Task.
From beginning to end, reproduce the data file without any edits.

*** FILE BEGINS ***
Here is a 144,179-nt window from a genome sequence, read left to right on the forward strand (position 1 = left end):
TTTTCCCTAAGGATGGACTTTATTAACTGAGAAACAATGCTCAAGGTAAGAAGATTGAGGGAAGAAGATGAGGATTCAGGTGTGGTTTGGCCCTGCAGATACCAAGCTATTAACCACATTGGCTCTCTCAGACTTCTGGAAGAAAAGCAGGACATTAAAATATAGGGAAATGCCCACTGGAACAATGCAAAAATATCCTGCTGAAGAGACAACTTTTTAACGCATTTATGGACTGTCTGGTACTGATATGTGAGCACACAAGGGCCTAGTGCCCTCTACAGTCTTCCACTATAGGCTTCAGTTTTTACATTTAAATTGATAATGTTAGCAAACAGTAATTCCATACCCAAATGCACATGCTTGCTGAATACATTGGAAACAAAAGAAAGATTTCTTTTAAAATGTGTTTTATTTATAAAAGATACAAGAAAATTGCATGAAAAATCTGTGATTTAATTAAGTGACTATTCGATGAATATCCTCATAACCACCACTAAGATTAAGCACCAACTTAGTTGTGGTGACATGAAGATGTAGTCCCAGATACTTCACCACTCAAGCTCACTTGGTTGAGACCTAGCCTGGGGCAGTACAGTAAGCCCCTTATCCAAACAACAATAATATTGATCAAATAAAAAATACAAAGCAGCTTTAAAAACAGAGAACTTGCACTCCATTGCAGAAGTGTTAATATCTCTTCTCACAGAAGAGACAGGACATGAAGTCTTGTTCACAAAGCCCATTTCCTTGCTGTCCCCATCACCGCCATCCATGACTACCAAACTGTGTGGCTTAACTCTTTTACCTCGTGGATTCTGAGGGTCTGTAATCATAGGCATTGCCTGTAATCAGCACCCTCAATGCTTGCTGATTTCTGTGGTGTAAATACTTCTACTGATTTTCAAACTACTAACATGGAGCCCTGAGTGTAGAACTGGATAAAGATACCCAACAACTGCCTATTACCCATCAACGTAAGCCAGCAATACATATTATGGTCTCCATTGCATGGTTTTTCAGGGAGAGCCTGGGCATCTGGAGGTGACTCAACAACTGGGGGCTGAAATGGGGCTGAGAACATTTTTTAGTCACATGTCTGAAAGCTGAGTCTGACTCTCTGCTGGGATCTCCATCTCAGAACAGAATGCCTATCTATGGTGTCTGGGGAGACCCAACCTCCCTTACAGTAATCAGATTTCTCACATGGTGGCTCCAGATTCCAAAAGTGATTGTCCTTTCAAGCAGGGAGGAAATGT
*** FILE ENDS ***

Here is a 144,179-nt window from a genome sequence, read left to right on the forward strand (position 1 = left end):
TTTTCCCTAAGGATGGACTTTATTAACTGAGAAACAATGCTCAAGGTAAGAAGATTGAGGGAAGAAGATGAGGATTCAGGTGTGGTTTGGCCCTGCAGATACCAAGCTATTAACCACATTGGCTCTCTCAGACTTCTGGAAGAAAAGCAGGACATTAAAATATAGGGAAATGCCCACTGGAACAATGCAAAAATATCCTGCTGAAGAGACAACTTTTTAACGCATTTATGGACTGTCTGGTACTGATATGTGAGCACACAAGGGCCTAGTGCCCTCTACAGTCTTCCACTATAGGCTTCAGTTTTTACATTTAAATTGATAATGTTAGCAAACAGTAATTCCATACCCAAATGCACATGCTTGCTGAATACATTGGAAACAAAAGAAAGATTTCTTTTAAAATGTGTTTTATTTATAAAAGATACAAGAAAATTGCATGAAAAATCTGTGATTTAATTAAGTGACTATTCGATGAATATCCTCATAACCACCACTAAGATTAAGCACCAACTTAGTTGTGGTGACATGAAGATGTAGTCCCAGATACTTCACCACTCAAGCTCACTTGGTTGAGACCTAGCCTGGGGCAGTACAGTAAGCCCCTTATCCAAACAACAATAATATTGATCAAATAAAAAATACAAAGCAGCTTTAAAAACAGAGAACTTGCACTCCATTGCAGAAGTGTTAATATCTCTTCTCACAGAAGAGACAGGACATGAAGTCTTGTTCACAAAGCCCATTTCCTTGCTGTCCCCATCACCGCCATCCATGACTACCAAACTGTGTGGCTTAACTCTTTTACCTCGTGGATTCTGAGGGTCTGTAATCATAGGCATTGCCTGTAATCAGCACCCTCAATGCTTGCTGATTTCTGTGGTGTAAATACTTCTACTGATTTTCAAACTACTAACATGGAGCCCTGAGTGTAGAACTGGATAAAGATACCCAACAACTGCCTATTACCCATCAACGTAAGCCAGCAATACATATTATGGTCTCCATTGCATGGTTTTTCAGGGAGAGCCTGGGCATCTGGAGGTGACTCAACAACTGGGGGCTGAAATGGGGCTGAGAACATTTTTTAGTCACATGTCTGAAAGCTGAGTCTGACTCTCTGCTGGGATCTCCATCTCAGAACAGAATGCCTATCTATGGTGTCTGGGGAGACCCAACCTCCCTTACAGTAATCAGATTTCTCACATGGTGGCTCCAGATTCCAAAAGTGATTGTCCTTTCAAGCAGGGAGGAAATGT